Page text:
Digging in the Shadows of London’s Shard, Archaeologists Discovered a ‘Once-in-a-Lifetime Find’: a Shockingly Intact Roman Mosaic
The site is being redeveloped by an arm of Landsec, one of the largest real estate developers in the United Kingdom.
Archaeologists in London working against the glare of the Shard, the 72-story modern skyscraper designed by Renzo Piano and opened in 2013, have unearthed the largest Roman mosaic found in the city in more than 50 years.
Researchers from the Museum of London Archaeology (MOLA) uncovered the mosaic panels in the city’s Southwark district while preparing grounds for an extensive redevelopment by U+I , a development arm owned by Landsec, one of the largest real estate developers in the U.K.
The mosaics are believed to date from A.D. 175–225, and likely formed part of a luxurious dining room floor, in keeping with earlier discoveries in the area, which was known as Londinium, or Roman London, according to a press release issued by the company.
“When the first flashes of color started to emerge through the soil everyone on site was very excited,” MOLA site supervisor Antonietta Lerz said in a statement. “This is a once-in-a-lifetime find in London.”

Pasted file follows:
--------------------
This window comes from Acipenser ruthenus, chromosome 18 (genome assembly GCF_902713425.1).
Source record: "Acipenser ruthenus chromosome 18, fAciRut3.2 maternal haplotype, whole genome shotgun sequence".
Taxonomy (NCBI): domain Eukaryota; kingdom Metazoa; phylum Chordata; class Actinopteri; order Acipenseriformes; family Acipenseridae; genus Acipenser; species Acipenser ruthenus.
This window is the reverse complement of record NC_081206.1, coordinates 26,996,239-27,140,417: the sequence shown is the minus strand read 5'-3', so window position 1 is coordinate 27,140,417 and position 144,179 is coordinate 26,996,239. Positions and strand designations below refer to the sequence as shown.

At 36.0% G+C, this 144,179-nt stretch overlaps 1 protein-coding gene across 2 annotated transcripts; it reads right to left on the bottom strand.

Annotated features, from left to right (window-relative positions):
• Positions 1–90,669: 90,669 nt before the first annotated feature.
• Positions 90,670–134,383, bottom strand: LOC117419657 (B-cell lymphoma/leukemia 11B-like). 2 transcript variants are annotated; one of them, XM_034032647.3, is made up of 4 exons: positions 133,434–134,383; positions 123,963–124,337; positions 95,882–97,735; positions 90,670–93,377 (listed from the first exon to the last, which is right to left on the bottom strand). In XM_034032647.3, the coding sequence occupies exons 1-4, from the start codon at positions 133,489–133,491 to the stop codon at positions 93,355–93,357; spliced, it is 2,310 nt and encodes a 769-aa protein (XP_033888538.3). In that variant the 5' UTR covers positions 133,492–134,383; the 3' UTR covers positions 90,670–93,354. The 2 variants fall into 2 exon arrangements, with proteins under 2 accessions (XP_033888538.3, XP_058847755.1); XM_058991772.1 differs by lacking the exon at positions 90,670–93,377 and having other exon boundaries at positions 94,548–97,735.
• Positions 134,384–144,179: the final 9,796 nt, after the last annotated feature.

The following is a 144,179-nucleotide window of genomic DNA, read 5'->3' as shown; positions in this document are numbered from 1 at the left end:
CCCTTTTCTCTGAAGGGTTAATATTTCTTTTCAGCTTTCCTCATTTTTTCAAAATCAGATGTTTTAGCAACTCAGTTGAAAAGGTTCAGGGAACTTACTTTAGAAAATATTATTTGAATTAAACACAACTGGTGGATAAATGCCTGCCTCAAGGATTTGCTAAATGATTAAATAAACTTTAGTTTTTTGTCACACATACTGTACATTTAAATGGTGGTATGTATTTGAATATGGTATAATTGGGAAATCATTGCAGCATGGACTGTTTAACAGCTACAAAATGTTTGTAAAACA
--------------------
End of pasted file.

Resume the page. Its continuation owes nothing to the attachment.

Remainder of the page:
The two mosaic panels are extremely well-preserved, with a square of white tiles enclosing floral and geometric shapes in blue and dark red in a pattern known as guilloche, laid within a large red field.
Archaeologists also identified Solomon’s knot patterns and stylized flowers that are consistent with works made by the Acanthus Group mosaicists, a group named by the archaeologist David Neal for its distinctive handiwork.
A highly similar design was discovered in Germany, and the connection “provides exciting evidence for traveling Roman artisans at work in London,” according to the Landsec press release.
The mosaics were likely set in a large room with dining sofas for visitors. Researchers believe the room could have been in a Roman mansio, or upscale hotel, suggesting, perhaps, the kind of site the company hopes to build. (Landsec is currently planning new residential buildings, shops, and restaurants on the site.)
In earlier excavations, archaeologists found another large building that was likely the private residence of a dignitary or wealthy landowner, based on traces of terrazo-style floors, chipped paint from colorful walls, and remnants of jewelry and bone hairpins.
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